This is the first book by Irvine Welsh that I have read. Just the name alone suggests a trashy novel, but it's written by the same guy who wrote "Trainspotting", so it should be good, right? As for "Trainspotting", I haven't read the book, but I've seen the movie. I found it overrated and quite silly, honestly.

Then again I often find sad things funny and funny things sad.

In short, it's got nothing on "Requiem For a Dream", which is a great book and a great movie.

Anywho, I was intrigued by the
At times I found this book to be deeply offending and disturbing piece of literature. To read it trough is to go trough a series of thought provoking and nerve wrecking chapters. Some times reading was a battle and an up hill climb.
In the end it was not what I expected and I'm glad for it
Neil Harkins
Reading an Irvine Welsh book is like a literature osmosis of certainty for me. No matter what the genre, era, location, characters or dialogue; I will love it!
It took me about two weeks of post-reading reflection to admit it but I just didn't love this book. Loving something makes leaving it hard, not thinking about it harder and never having it again devastating.

That's how I know I didn't love this book.

To keep things in perspective, I read it cover to cover (or 0% to 100%) in a little over a
Jan 22, 2015 rated it really liked it  ·  review of another edition
My favourite thing about Welsh's writing is that every single one of his characters are fundamentally flawed. In fact, most of them are close to monstrous, and he explores their dispositions to a wonderful degree. Seeing these psychopaths dissected on paper is absolutely delectable, and it's these scrutinisations of incomprehensible psyches that attracts me to Welsh time and time again.

I wasn't disappointed in Lucy and Lena. They each had their necessary depravities, and the plot moved itself al
Jul 06, 2014 rated it really liked it  ·  review of another edition

I'm not sure if it's my impression but ever since Glue my interest in Irvine Welsh as been going down and with each subsequent book I've experienced nothing but disappointment. Disclaimer one - I thought Porno was a ton of fun. Disclaimer 2. I haven't read Crime or Skagboys but they are on my to be read shelf.

When I found out that Welsh was publishing another book this year, I thought I'd give him one more chance and if I disliked The sex lives... I would stop investing in his books.

As it turns
Jul 08, 2014 rated it liked it  ·  review of another edition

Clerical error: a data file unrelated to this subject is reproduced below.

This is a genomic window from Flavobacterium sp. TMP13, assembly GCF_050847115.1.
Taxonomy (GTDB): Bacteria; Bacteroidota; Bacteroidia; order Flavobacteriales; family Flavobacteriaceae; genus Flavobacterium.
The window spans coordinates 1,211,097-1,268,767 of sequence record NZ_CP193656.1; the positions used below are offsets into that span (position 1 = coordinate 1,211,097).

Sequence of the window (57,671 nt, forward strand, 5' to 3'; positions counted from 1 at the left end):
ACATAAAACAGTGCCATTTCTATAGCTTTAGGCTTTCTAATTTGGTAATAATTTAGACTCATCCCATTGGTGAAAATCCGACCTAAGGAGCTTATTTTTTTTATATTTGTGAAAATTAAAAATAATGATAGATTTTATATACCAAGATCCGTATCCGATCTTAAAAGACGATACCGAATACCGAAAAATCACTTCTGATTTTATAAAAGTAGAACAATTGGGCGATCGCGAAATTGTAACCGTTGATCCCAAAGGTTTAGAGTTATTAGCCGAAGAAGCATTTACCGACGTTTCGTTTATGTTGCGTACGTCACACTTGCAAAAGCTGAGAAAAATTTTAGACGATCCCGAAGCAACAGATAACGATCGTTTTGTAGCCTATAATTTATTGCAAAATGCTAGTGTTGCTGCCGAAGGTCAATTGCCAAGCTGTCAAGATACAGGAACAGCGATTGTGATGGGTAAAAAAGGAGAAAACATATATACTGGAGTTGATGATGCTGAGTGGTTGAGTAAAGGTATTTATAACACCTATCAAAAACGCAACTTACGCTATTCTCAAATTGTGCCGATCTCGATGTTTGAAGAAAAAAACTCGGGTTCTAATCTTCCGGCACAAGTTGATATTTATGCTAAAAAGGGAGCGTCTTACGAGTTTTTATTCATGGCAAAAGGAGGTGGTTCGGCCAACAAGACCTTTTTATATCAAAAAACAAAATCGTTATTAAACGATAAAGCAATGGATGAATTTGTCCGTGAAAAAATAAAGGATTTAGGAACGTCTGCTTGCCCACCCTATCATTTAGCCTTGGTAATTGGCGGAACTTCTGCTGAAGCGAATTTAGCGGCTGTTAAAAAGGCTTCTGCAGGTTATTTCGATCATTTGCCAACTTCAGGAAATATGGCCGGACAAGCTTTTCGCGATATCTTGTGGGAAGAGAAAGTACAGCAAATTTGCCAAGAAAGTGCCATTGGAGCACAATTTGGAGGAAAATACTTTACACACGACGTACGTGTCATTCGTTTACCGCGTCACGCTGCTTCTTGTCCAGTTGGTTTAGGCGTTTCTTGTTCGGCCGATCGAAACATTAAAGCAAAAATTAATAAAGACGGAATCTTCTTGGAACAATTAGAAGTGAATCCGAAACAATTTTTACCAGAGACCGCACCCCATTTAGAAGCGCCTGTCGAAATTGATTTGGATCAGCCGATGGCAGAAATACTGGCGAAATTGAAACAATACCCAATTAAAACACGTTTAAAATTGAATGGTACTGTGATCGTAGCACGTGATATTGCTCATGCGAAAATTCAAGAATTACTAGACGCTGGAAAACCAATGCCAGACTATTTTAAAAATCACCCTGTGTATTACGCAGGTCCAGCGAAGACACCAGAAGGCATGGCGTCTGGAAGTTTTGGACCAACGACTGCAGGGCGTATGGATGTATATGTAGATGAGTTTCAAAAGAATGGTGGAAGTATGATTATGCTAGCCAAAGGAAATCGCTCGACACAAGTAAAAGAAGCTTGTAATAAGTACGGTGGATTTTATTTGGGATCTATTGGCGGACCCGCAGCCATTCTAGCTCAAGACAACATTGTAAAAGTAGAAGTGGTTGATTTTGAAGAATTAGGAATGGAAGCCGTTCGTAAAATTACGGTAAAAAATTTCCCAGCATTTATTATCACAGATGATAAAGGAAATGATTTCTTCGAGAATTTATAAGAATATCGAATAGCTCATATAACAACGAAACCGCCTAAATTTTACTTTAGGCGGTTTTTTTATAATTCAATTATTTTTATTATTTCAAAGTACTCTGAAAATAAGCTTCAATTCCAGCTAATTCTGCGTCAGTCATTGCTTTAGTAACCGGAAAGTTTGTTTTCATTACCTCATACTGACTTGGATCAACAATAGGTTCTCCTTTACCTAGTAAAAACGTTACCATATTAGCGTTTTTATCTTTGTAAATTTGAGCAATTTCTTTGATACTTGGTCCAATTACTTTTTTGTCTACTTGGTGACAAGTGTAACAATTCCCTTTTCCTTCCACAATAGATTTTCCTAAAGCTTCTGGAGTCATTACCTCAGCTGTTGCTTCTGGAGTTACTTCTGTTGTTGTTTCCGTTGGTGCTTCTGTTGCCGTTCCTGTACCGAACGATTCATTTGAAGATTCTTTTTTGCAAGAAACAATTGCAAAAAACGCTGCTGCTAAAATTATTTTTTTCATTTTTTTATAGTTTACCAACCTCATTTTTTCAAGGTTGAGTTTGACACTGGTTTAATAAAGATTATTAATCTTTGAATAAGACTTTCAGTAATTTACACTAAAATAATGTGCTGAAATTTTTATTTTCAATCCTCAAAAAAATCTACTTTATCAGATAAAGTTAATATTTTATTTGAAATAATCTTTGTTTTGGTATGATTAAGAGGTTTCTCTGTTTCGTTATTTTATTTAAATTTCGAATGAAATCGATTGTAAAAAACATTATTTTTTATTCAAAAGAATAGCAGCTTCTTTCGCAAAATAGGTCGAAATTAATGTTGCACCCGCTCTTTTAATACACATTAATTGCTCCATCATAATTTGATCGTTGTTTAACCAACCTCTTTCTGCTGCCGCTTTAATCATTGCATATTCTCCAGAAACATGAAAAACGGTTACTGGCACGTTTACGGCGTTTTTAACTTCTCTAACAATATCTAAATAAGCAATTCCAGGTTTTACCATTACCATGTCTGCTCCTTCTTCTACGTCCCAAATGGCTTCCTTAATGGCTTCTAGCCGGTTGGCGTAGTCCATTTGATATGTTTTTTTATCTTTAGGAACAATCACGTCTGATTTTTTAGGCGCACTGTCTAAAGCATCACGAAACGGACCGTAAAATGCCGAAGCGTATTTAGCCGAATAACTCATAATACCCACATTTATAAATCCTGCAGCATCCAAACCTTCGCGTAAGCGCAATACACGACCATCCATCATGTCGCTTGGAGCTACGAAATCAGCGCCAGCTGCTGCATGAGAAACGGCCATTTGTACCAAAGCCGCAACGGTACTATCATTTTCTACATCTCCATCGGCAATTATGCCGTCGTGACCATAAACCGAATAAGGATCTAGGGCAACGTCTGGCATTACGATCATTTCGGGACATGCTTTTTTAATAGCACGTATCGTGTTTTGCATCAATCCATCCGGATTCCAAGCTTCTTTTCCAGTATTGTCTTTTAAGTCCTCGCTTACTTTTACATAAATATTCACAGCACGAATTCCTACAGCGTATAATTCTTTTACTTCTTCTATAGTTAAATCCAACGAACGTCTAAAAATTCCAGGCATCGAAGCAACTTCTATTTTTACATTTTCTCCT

Three stars a bit generous but two too harsh.

Read this for book club. Haven't read anything else by Welsh and, as other reviews have intimated, this probably helped me to view it more generously as I believe this fares poorly compared to Trainspotting, Filth etc. TSLOST seemed to me to be a way for Welsh to channel some of his more sadistic fantasies under the guise of a compelling novel. Positives: it is more original than other crime/thriller novels and not predictable, which has to be a good
Reading Badger
Jan 15, 2018 rated it really liked it  ·  review of another edition
“The Sex Lives of Siamese Twins” came as a surprise for me. While you can see strong female characters throughout Welsh’s books, this was the first one for me where there were two female leads, each strong but fucked up in their own way.

The story begins with one of the protagonists, Lucy Brennan, personal trainer extraordinaire, disarming a gunman chasing two unarmed men. Her bravery is recorded by the second protagonist, an overweight artist, Lena Sorensen, who quickly begins to idolize Brennan
May 07, 2014 rated it really liked it  ·  review of another edition
This is an excellent book. I was excited that this was the first time I got to read my favourite author's new book as soon as it was released and it didn't disappoint.

Much has been made of the fact this is the first novel Welsh has released that doesn't contain any reference to his native Scotland (Crime was set in the States but still had ties by virtue of Lennox being Scottish and featuring himself in Filth). I'd say he's executed the 'transition' beautifully although much of that is owed to t